I stand on the terraced roof of our hotel and scan the horizon. Doğubeyazıt (Daroynk to Armenians) reminds me of the Great American West. Could this be Wyoming? Perhaps. It is a cowboy town, a trucker town, a mountain town, a border town. It is gritty in appearance and demanding of all who pass. And pass they will; the settlement sits on a grassy plain ringed by the kind of rugged mountains that require a rest on the other side. Doğubeyazıt is just that place. I doubt if it has ever been a comfortable rest, but that is irrelevant at this point. The town serves a limited purpose and has done so for centuries: here you can fill your tank with diesel, fodder, or spiced meat, find a bed, and collapse.
That, of course, is why we are here. And after dinner, I stand on the hotel roof with Tanner and am reminded of why Doğubeyazıt isn’t Wyoming. Slender minarets signal the Islamic call to prayer. An armored vehicle rumbles down the street and is suggestive of Kurdish unrest in the region. The small walls that separate the house lots next to our hotel (and adjacent to the only small hospital-clinic in the region) are composed of animal dung-cakes, carefully dried and stacked. These will be fuel for the long winter to come. On a distant ridge, the ruins of a three-thousand year old Urartian citadel crumble downslope. No, this is certainly not Wyoming.
Alcan comes over and stands beside us. I smile and acknowledge his presence.
His white teeth flash.
Like me, Alcan is a stranger to this cowboy town. He is a proud citizen of Turkey who once served in its army. But he is also an Arabic-speaker whose roots are Syrian; he hails from Antakya, biblical Antioch-on-the-Orantes. He strikes me as an example of how the pan-Turkish dream of Ataturk has flowered. It is indeed possible for different cultures to unite behind the singular face of a “secular” government. At least in theory. The armored vehicle on the road below suggests that the success of this ongoing experiment is neither perceived nor appreciated by everyone.
Alcan has joined our little expedition to get a taste of the “adventure tour” industry. I am glad. We are already fast friends. I suspect this is often the case with him. He is easy-going, curious, and funny.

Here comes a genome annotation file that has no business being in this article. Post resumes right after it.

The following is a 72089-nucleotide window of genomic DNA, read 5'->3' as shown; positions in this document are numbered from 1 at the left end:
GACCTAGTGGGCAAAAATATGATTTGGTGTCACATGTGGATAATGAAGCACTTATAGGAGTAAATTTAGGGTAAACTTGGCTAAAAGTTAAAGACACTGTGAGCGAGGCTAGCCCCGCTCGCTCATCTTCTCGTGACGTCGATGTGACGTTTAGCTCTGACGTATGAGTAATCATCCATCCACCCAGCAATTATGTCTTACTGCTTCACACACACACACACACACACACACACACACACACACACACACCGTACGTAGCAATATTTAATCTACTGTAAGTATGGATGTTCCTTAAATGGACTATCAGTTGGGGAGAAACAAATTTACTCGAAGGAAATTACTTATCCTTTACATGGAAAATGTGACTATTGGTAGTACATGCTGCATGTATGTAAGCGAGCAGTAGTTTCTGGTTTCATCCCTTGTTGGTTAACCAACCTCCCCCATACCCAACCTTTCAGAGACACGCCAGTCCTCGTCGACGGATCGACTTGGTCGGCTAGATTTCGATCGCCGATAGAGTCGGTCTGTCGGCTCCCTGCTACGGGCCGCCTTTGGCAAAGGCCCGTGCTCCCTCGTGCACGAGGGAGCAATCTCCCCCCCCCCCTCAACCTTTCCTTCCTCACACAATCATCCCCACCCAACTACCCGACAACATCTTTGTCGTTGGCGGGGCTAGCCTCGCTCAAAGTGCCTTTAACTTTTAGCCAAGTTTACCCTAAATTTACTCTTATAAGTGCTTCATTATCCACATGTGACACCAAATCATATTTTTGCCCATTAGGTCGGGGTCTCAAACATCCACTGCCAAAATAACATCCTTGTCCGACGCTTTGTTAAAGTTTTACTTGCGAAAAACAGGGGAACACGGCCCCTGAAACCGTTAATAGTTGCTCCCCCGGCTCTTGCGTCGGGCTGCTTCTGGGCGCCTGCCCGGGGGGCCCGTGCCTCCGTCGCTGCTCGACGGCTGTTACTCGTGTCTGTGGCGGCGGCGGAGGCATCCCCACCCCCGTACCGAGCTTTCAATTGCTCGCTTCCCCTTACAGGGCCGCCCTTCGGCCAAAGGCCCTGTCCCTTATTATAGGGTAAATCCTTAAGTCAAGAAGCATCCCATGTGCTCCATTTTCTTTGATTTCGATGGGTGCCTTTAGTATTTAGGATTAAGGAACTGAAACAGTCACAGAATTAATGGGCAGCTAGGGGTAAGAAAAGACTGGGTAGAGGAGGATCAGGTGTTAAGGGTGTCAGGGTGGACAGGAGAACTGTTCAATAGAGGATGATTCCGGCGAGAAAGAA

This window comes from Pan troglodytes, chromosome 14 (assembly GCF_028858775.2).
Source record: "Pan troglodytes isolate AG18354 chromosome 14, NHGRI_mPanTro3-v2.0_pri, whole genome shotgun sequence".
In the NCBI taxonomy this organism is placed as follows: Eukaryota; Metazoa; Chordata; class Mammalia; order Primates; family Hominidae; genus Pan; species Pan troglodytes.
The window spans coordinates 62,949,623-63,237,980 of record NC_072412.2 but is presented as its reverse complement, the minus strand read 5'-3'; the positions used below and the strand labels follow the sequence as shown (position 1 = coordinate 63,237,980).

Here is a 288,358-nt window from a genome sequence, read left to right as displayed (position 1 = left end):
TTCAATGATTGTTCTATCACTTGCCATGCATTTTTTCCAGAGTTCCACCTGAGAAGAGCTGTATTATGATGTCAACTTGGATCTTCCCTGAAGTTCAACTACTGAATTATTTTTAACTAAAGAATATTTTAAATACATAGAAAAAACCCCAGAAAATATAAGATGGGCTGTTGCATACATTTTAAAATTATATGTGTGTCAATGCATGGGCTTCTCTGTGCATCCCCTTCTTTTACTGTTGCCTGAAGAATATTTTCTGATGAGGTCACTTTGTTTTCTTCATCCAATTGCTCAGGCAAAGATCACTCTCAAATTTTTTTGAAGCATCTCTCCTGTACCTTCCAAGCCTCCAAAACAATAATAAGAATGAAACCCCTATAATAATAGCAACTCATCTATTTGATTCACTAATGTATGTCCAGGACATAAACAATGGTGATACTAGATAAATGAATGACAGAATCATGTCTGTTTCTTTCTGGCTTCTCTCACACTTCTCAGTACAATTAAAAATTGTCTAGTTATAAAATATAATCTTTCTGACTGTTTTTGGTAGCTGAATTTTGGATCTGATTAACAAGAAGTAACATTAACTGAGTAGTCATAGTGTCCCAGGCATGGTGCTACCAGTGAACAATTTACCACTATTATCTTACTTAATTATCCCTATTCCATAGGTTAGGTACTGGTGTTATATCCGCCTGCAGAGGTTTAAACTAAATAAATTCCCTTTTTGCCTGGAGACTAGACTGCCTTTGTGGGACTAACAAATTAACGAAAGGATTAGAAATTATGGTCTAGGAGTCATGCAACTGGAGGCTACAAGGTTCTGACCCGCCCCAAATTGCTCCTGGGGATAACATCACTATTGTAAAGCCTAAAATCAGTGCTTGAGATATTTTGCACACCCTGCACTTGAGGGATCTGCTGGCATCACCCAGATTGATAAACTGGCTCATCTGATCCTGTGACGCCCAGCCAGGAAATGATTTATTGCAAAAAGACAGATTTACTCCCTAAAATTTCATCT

In the afternoon, Alcan and our group wander among Doğubeyazıt’s shops and stalls. Fruit, shoes, tea, sweets, and other commodities are readily available. We pick up a few items. Even in this remote place, I marvel at the number of cellular phone vendors. Turkcell signs abound. Are those the antennae of a gastropod? I push the button of my own phone. The device I carry was made in Finland, purchased in Palestine, and armed with a SIM card I bought in Istanbul. I should not be surprised–but yet I am–to discover a welcome message in English from a service provider in Iran. Does a true frontier exist anywhere anymore?
Now, the three of us, Tanner, Alcan, and myself, watch the sun setting over Doğubeyazıt’s plain. Behind us, the shadows creep across the gentle slopes of Tondrak’s flows. To our right, a tractor trailer runs through the gears, climbing toward the cellular signals of Iran. Immediately before us looms the silhouette of the mountain the Turks call “the painful one,” Ağrı Dağı.
We watch the night swallow the mountain from this cowboy town. Part of the exercise is simple relaxation; another part of it scratches our curiosity. We were told that if you look in the just the right place on a clear and dark night you can see the lights of the base camps of the climbers. Either this claim is not true, it is not quite dark enough, or we don’t know exactly where to look. We see nothing but a looming mountain. A dog barks somewhere in the maze of dung-lined lots below. It is a gritty place.